Concern for Quality


Concern for Quality: Curriculum reforms are at the heart of any wideranging initiative that may be taken to improve the quality of edu...

Concern for Quality

Concern for Quality:

Curriculum reforms are at the heart of any wideranging initiative that may be taken to improve the quality of educational provision at different stages. The prevailing curricular reality needs to be addressed in the following terms: 
• The tendency to confuse knowledge with information must be curbed. This tendency encourages the transfer of topics from higher to lower levels. 
• Treatment of children's learning as an isolated outcome should be replaced by the application of developmental norms that assume a holistic pattern of growth in motivation and capacity. 
• Productive work needs to be viewed as a pedagogic medium for knowledge acquisition, developing values and multiple-skill formation from the pre-school to the senior secondary stages. 
• Curricular choices have to be made with due regard to the child's context, ensuring the flexibility and diversity of the approaches emphasised in NPE-l986 and POA-l992. 
• Professionalisation of teaching along the lines recommended by the Chattopadhyaya Commission-l984 should be reflected in policies governing recruitment, pre-service, and in-service training, and working conditions.
• Educational technology should be viewed as a supplement rather than as a substitute for hands-on experience, both for classroom teaching and for teacher training. 

These recommendations should suffice to indicate our primary concern, that quality is a systemic attribute rather than only a feature of instruction or attainment. As an overarching characteristic, quality expresses the system's capacity to reform itself for enhancing its ability to remedy its own weaknesses and to develop new capabilities. The key reforms required in our system today are those that will enable it to overcome its internal rigidity and its indifference to changing circumstances. This challenge is identical to what POA-l992 had stressed in the need to modernise for greater flexibility. For curricular and training practices to remain relevant in a decentralised system, it is necessary to articulate the objectives and methods of reform with clarity and precision. The following deserve priority:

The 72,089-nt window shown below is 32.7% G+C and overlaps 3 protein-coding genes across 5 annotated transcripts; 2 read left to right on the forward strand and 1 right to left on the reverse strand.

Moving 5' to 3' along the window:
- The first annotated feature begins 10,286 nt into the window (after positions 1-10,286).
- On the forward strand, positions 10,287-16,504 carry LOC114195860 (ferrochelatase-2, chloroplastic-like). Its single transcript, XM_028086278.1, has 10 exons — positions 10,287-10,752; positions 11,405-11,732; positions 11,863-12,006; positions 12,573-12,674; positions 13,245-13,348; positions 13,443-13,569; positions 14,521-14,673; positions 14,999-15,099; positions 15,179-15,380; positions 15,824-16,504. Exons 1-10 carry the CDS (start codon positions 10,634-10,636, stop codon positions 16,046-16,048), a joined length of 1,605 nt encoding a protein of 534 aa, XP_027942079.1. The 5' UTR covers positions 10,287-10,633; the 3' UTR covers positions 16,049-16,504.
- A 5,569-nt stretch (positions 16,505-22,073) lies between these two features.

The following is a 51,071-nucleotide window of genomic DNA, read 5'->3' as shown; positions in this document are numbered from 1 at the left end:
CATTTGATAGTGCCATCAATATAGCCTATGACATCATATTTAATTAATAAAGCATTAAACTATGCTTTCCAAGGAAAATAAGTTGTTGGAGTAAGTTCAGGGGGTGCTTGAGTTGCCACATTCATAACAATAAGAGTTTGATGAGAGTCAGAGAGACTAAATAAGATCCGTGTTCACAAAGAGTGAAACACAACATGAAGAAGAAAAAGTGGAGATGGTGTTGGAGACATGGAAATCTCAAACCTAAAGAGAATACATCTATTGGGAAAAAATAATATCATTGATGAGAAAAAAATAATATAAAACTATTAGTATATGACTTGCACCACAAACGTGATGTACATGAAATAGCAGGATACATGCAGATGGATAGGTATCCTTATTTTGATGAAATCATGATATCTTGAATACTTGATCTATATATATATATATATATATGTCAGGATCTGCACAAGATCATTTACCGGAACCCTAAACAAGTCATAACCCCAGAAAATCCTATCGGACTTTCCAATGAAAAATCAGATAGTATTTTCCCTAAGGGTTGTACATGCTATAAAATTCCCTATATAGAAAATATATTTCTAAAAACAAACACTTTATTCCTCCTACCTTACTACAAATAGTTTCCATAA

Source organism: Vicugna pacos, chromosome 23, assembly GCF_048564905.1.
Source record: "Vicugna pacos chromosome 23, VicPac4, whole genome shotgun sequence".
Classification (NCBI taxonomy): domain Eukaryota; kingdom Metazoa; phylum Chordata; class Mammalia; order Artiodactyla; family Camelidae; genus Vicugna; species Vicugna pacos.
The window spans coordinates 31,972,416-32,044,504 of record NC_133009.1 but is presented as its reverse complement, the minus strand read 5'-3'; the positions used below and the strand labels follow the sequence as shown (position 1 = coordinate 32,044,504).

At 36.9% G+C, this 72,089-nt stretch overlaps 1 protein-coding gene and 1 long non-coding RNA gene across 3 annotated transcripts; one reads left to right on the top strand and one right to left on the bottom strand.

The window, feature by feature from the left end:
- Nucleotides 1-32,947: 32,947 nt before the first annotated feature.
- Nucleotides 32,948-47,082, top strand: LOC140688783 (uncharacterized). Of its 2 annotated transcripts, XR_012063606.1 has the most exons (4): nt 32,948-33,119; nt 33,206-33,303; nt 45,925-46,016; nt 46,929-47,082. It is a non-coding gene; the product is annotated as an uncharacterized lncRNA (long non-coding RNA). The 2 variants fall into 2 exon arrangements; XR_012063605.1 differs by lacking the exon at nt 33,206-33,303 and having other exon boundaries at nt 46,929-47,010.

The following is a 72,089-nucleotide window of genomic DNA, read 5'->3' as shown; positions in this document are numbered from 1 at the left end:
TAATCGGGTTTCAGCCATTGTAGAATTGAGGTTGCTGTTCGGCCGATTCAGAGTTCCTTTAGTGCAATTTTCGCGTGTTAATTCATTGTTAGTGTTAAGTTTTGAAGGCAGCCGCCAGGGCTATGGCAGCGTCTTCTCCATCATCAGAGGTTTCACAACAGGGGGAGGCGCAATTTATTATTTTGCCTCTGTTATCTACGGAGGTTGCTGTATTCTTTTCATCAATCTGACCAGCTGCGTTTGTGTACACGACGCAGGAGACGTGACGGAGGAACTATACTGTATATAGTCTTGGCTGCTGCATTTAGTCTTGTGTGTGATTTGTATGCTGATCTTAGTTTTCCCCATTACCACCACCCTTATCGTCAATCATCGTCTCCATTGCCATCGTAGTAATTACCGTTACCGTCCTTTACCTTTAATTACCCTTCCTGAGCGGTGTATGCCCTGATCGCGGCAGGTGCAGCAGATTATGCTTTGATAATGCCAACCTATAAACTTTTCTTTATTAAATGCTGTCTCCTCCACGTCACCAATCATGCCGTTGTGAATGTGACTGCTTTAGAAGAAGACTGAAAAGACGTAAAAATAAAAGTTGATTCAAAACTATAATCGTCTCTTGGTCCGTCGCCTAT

• Equipping the school for taking decisions at its own level in areas such as purchase of material, collaboration with local institutions, and involvement with other schools in the area, including private schools. 
• Linkages between primary, upper primary and secondary levels in the processes of syllabus designing and textbook preparation. 
• Setting up of structures that enable school teachers and subject experts drawn from institutions of higher learning to work together for syllabus and textbook revision. 
• Creation of spaces where local-level representative institutions can work closely with teachers to enhance efficiency. 
• Cooperation between decision-making bodies and NGOs. 
• Encouraging greater communication and transparency between different structures and levels of decision making.